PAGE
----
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New Zealand v Sri Lanka, 1st ODI, Napier

Jayasuriya sizzles in Sri Lanka's win

The Report by Charlie Austin

December 28, 2006

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Sri Lanka 289 for 3 (Jayasuriya 111, Tharanga 68) beat New Zealand 285 for 8 (Taylor 128*, Astle 83) by seven wickets
Scorecard and ball-by-ball details
How they were out



Mahela Jayawardene congratulates Marvan Atapattu on a job well done © Getty Images
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Sanath Jayasuriya put on a brutal batting display, crashing 111 off 82 deliveries, to set up Sri Lanka's emphatic seven-wicket victory over New Zealand in the first match of a five-game series at Napier. New Zealand's testing target of 286, boosted by Ross Taylor's outstanding maiden century, posed little threat to Sri Lanka who cruised home with 10 overs to spare.

New Zealand would have harboured hopes of winning after reaching 285 for 8, but this was only a par score on a superb batting strip. Ultimately - although their bowlers had a day to forget - New Zealand paid the price for losing momentum after a 151-run second-wicket stand between Taylor, who was unbeaten on 128, and Nathan Astle.

In the 29th over, New Zealand were steaming along at 169 for 1 but Sri Lanka dragged themselves back into the contest. Their trio of spinners - Muttiah Muralitharan, Tillakaratne Dilshan and Jayasuriya, the most economical of the bowlers - applied the brakes before Chaminda Vaas and Lasith Malinga claimed late wickets.

Sri Lanka, as they did at Leeds when they chased down 322 with 12.3 overs to spare, also launched an assault in the Powerplays. Jayasuriya began by swivel-pulling Michael Mason to the fence in the second over. However, the fireworks really started after the first five overs when Jayasuriya, having played himself in, cut loose. At the other end, Upul Tharanga also played beautifully for his 68 off 73 balls but he was always in Jayasuriya's shadow. During one particularly savage over, Andre Adams was pummelled for three fours and a towering six over long on.

The pair amassed 110 runs during an amazing period between the fifth and 15th overs, taking advantage of a ragged display from an inexperienced bowling unit missing Shane Bond, Jacob Oram and Kyle Mills. Mason, 0 for 60 off six overs, and Adams, 0 for 45 off his first four, bled the most.

James Franklin did effect a double-strike in the 25th over when Jayasuriya was caught at third man and Tharanga nicked the next ball but by then, with 201 runs already on the board, the damage was beyond repair. Mahela Jayawardene and Kumar Sangakkara added a run-a-ball 70 and an out-of-sorts Marvan Atapattu made 10 not out to seal victory.



Ross Taylor played a supreme innings in just his third ODI © Getty Images
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After New Zealand won the toss in the morning, Astle overcame a scratchy start and dominated proceedings. Troubled on occasion by Vaas's shrewd opening spell, he top-edged a skier on eight that at least four people could have caught on the off side. But with the ball swirling around, Marvan Atapattu at extra-cover, standing just yards from where the ball eventually landed, bizarrely left it to Chamara Silva who dashed across from cover and dropped the catch after a desperate dive.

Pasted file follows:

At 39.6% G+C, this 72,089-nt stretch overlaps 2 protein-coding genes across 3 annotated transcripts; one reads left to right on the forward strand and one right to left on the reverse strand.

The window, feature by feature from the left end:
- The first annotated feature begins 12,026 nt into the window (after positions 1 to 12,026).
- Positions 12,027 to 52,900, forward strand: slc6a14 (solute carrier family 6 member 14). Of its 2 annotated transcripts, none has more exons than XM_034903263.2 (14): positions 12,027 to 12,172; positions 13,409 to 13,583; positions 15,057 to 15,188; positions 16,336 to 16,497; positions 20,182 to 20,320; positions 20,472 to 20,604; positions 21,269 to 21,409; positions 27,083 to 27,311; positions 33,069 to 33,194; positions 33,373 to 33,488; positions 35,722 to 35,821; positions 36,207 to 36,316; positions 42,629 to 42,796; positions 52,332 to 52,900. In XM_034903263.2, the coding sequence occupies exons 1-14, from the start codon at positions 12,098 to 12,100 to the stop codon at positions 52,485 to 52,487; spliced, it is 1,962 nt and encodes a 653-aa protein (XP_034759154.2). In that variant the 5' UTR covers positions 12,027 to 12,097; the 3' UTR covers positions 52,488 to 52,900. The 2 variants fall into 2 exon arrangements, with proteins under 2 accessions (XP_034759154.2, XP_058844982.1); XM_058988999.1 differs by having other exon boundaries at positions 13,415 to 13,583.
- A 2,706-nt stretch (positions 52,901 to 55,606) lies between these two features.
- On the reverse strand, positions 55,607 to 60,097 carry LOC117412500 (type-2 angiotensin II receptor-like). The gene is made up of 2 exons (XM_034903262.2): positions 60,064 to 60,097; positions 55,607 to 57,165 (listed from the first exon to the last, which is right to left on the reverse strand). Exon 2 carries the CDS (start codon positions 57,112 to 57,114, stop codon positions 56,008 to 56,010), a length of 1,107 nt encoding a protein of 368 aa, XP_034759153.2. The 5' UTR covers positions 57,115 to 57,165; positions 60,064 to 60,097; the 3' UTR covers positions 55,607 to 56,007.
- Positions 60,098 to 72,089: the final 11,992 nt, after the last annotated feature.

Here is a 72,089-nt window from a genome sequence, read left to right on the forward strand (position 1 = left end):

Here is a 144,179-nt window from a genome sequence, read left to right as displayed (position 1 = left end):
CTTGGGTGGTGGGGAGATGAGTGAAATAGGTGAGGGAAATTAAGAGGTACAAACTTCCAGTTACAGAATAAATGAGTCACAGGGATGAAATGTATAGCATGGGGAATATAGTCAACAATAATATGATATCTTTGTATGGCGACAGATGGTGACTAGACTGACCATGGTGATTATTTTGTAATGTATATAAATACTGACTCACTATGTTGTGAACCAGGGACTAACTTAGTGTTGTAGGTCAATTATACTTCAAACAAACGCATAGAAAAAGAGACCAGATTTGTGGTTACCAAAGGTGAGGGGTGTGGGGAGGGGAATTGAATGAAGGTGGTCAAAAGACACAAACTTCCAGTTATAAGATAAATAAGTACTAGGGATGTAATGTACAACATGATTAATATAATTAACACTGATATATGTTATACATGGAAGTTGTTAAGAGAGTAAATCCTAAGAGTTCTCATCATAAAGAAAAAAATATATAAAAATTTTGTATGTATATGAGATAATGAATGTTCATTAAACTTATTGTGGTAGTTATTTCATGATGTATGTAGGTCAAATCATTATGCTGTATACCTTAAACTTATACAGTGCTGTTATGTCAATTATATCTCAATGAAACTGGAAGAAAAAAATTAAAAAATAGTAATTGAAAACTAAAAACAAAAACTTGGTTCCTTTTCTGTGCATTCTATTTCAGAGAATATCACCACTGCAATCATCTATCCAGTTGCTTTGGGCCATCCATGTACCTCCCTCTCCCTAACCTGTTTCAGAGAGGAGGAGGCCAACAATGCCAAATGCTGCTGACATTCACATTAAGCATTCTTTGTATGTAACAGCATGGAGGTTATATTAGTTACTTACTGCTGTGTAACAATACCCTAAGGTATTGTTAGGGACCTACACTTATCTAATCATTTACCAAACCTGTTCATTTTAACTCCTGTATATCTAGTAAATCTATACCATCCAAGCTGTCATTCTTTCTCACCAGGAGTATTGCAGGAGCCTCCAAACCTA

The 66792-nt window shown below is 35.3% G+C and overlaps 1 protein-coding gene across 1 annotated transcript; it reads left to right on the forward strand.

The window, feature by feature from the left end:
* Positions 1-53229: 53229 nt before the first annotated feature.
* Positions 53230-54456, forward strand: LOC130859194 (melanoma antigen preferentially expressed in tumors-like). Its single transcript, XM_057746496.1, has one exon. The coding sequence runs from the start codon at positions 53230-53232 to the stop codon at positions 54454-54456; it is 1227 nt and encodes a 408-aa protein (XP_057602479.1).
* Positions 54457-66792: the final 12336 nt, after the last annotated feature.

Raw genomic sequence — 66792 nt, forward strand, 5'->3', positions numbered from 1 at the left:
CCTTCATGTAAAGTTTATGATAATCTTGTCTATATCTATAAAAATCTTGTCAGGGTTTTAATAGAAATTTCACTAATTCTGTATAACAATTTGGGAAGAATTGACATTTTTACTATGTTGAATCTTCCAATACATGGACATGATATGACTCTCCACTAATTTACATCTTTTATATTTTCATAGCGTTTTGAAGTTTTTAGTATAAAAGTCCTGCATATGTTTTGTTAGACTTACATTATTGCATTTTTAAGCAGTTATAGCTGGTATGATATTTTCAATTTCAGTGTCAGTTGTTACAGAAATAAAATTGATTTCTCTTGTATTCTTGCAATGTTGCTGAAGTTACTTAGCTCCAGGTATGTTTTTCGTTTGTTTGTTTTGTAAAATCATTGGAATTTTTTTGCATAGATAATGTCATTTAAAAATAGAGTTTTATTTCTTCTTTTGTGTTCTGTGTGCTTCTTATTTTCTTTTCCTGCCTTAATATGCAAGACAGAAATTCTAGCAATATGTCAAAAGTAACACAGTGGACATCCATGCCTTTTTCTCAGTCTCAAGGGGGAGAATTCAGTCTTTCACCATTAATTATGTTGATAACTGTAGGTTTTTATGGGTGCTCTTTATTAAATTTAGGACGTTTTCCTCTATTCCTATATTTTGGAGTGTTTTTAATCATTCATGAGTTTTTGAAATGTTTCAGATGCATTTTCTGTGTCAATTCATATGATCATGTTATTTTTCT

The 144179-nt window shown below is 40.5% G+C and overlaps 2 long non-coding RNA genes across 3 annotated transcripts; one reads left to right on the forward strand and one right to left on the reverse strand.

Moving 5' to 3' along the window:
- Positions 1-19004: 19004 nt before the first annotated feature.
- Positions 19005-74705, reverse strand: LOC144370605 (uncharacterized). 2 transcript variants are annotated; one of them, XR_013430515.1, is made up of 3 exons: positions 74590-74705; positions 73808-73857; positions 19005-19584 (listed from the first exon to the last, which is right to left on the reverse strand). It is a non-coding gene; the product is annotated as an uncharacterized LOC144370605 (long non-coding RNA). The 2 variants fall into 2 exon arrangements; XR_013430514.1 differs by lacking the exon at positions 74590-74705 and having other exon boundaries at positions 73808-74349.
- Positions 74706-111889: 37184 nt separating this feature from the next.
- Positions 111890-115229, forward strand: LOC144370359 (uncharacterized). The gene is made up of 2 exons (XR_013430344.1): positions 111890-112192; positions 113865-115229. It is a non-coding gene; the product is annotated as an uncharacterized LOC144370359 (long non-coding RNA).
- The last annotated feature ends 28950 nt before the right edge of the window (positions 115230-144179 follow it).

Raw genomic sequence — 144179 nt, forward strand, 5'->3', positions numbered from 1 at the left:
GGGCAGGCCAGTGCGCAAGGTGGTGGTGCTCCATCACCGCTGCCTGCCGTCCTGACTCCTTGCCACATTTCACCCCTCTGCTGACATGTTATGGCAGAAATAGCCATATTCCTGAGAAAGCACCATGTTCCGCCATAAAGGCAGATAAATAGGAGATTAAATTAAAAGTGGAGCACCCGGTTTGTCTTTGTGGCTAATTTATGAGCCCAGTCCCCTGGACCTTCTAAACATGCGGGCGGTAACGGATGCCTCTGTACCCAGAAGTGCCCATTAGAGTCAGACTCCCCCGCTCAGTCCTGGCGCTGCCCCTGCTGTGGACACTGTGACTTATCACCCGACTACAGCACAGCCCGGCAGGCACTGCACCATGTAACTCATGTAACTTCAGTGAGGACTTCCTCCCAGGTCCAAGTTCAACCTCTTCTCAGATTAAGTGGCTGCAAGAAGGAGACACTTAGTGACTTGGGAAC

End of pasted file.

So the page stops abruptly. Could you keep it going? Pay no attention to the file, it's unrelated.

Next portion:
Astle celebrated his let-off with a run spree, taking 14 off Lasith Malinga's fourth over, including two streaky boundaries and one intentional upper cut for six. That over provided the momentum the innings needed and during the next hour-and-a-half New Zealand breezed along. Astle took particular toll of Malinga, who was removed after conceding 38 off five overs. Taylor grew more assertive and crashed two cover drives and one neat leg glance to the boundary in Vaas's seventh over, and two overs later he lifted the first of four sixes when he walked across his stumps and flicked Dilhara Fernando over the square-leg fence.

Sri Lanka were losing control and, having opted for just three fast bowlers, were forced to turn to their spinners early. This put Muralitharan, who dislikes bowling in Powerplays, under pressure and while the run-scoring slowed slightly, New Zealand were still on course for a massive total.

Sri Lanka clawed back after Astle was dismissed with the score on 169 for 1 in the 29th over and period of consolidation followed with Tillakaratne Dilshan and Jayasuriya bowling tightly. Taylor savaged Dilshan in his fifth over, lofting him for two magnificent sixes over the onside, but Sri Lanka sensed they were back in the game.

Taylor, however, was just too good. Suffering from cramps, he saw off Murali while in the 90s, and reached his century with a push towards point in the 45th over. Twice he fell to the ground attempting big shots, but despite the pain he smoked Fernando for his fourth six, a clean hit over midwicket, and hobbled doubles when he could. But a poor bowling effort ensured that his maiden one-day century was in vain.

Charlie Austin is Cricinfo's Sri Lankan correspondent

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Charlie Austin Sri Lanka editor When Charlie Austin left for Sri Lanka after graduating from Sussex University, he was a planning a winter's cricket in the tropics and a six-month stint with an environmental NGO. His mother's worst fears were soon realised when it became clear that he had fallen in love with the island. Six months have now become eight years and Colombo has become his home. He joined Cricinfo in February 2000 and now heads operations in Sri Lanka, responsible for both sales and editorial. He is also the director of a UK-based travel company called Red Dot Tours, and is currently ghosting Muttiah Muralitharan's autobiography.
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